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Pension Sharing Orders – A Comprehensive Guide

When a marriage breaks down and leads to divorce this can be an extremely stressful time for you and all parties involved.

Navigating the complexities of divorce or the dissolution of a civil partnership can be challenging, especially when it comes to dividing assets. 

One of the most significant yet often overlooked assets is your pension. 

In the UK, a Pension Sharing Order provides a legal framework to ensure that pension benefits are fairly divided between partners.

This guide aims to go into detail about Pension Sharing Orders, explaining what they are, how they work, and the steps involved in obtaining one.

What is a Pension Sharing Order?

what is a pension sharing order

A Pension Sharing Order is a legal mechanism used in the UK to divide pension assets between divorcing spouses or dissolving civil partners. 

It ensures that one party receives a share of the other’s pension benefits, thereby providing financial security post-divorce. 

The order is granted by the court as part of the financial settlement process and mandates that a specified portion of the pension is transferred from one party to the other. 

How Does a Pension Sharing Order Work?

When a Pension Sharing Order is sent out it entails how much of the pension you’re entitled to receive.

In terms of the amount, the figure is usually expressed as a percentage of the transfer value(s) which is going to be split. 

The day before the Pension Sharing Order comes into effect the final transfer value will be worked out.

What Pensions Will be Taken into Account by the Court When Making a Pension Sharing Order?

sharing a pension after divorce

When making a Pension Sharing Order, the court takes into account several types of pensions to ensure a fair division of assets. 

These include:

State Pensions 

The court can consider the Basic State Pension and the Additional State Pension (such as the State Earnings-Related Pension Scheme, or SERPS, and the State Second Pension, or S2P). 

However, the new State Pension introduced in April 2016 is not directly shareable, though its value may influence the overall financial settlement.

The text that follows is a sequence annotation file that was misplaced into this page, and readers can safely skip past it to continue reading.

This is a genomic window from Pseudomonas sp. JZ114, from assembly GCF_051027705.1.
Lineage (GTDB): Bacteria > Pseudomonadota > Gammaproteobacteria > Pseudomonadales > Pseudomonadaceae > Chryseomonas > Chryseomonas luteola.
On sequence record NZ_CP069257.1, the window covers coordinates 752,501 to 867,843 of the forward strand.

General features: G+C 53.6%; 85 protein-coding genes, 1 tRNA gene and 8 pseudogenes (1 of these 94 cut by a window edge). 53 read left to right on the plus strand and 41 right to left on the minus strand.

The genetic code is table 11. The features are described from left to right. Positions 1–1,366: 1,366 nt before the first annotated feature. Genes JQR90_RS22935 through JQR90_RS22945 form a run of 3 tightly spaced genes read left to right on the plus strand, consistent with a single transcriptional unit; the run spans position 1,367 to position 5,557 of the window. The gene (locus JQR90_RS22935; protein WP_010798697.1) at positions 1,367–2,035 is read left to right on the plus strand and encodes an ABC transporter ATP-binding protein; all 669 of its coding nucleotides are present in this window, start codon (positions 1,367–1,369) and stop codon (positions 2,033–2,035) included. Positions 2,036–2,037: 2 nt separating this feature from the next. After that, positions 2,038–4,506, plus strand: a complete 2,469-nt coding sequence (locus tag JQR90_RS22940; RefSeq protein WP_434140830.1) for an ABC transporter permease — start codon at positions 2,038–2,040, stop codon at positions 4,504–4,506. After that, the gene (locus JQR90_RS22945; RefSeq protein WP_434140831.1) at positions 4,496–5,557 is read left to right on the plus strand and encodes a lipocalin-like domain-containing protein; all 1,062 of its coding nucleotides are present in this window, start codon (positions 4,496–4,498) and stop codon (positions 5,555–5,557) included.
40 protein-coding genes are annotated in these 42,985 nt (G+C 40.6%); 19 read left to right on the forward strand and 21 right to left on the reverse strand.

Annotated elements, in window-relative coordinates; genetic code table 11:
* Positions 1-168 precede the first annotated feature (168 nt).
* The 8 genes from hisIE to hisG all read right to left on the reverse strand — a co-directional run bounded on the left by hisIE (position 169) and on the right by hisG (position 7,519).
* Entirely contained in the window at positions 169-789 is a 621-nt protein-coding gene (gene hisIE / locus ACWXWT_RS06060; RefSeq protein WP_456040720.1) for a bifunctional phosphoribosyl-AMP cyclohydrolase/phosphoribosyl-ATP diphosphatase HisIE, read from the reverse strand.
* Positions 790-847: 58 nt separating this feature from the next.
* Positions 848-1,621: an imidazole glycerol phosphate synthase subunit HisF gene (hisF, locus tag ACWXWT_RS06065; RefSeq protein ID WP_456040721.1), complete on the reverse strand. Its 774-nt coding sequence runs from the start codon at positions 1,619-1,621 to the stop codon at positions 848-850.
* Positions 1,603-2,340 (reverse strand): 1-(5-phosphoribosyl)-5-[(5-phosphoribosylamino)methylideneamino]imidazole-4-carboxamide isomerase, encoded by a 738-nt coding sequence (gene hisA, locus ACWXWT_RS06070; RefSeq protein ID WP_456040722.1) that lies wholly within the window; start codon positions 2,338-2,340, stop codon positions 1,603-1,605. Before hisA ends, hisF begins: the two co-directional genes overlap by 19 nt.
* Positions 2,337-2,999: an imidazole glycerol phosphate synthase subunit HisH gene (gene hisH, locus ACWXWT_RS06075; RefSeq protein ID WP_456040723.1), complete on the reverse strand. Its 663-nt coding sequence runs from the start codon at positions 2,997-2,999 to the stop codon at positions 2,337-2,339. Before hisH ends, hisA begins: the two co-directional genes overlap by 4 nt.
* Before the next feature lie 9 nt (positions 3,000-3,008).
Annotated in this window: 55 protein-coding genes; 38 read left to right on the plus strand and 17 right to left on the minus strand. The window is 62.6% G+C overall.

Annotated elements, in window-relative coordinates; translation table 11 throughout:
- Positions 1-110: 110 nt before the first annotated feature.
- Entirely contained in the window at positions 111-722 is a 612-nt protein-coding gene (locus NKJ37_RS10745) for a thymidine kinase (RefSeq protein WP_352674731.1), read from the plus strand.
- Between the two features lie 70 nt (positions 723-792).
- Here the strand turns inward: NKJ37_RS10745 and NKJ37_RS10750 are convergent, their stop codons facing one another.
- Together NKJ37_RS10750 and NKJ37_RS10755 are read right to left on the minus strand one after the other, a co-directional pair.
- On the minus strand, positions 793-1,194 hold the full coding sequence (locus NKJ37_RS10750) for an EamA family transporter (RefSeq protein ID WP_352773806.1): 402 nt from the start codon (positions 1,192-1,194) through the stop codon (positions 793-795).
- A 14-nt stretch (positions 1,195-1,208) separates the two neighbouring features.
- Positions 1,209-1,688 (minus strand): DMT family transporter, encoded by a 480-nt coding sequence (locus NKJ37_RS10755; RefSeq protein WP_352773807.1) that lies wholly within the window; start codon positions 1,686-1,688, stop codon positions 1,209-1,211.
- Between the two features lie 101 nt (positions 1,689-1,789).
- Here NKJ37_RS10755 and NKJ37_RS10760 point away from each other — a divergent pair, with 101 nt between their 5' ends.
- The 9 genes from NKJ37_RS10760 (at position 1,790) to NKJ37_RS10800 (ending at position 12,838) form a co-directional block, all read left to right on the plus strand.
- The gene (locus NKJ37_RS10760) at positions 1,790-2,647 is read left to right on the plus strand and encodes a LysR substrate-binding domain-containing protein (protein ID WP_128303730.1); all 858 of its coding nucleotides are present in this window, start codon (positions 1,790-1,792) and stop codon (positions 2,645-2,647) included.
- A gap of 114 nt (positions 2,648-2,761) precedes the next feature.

Occupational Pensions 

These are pensions provided by an employer and can be defined benefit (final salary) schemes, where the pension is based on the employee’s salary and years of service. 

Or they can be ‘defined contribution’ schemes, where the pension is based on the amount of money contributed and its investment performance.

Personal Pensions 

These are private pension schemes that individuals arrange themselves, often with financial institutions like banks or insurance companies. They include stakeholder pensions and self-invested personal pensions (SIPPs).

Defined Benefit Pensions

These occupational pensions promise a specific retirement benefit amount, often based on salary and years of service.

Defined Contribution Pensions

These pensions accumulate a pot of money based on contributions and investment returns, which can be used to purchase an annuity or drawdown income in retirement.

How Do You Obtain a Pension Sharing Order?

obtaining a pension sharing order

Pension Sharing orders can only be issued by the family court

If granted, the court will issue a Pension Sharing Order specifying the percentage of the pension to be transferred from one party to the other.

The Pension Sharing Order must be served on the pension provider(s) involved.

The pension provider will implement the order, transferring the specified portion of the pension into a new pension scheme for the receiving party. 

This process must be completed within a set timeframe, typically four months.

Both parties receive confirmation from the pension provider that the pension sharing has been completed.

The receiving party will now have their own independent pension pot, separate from the original pension scheme.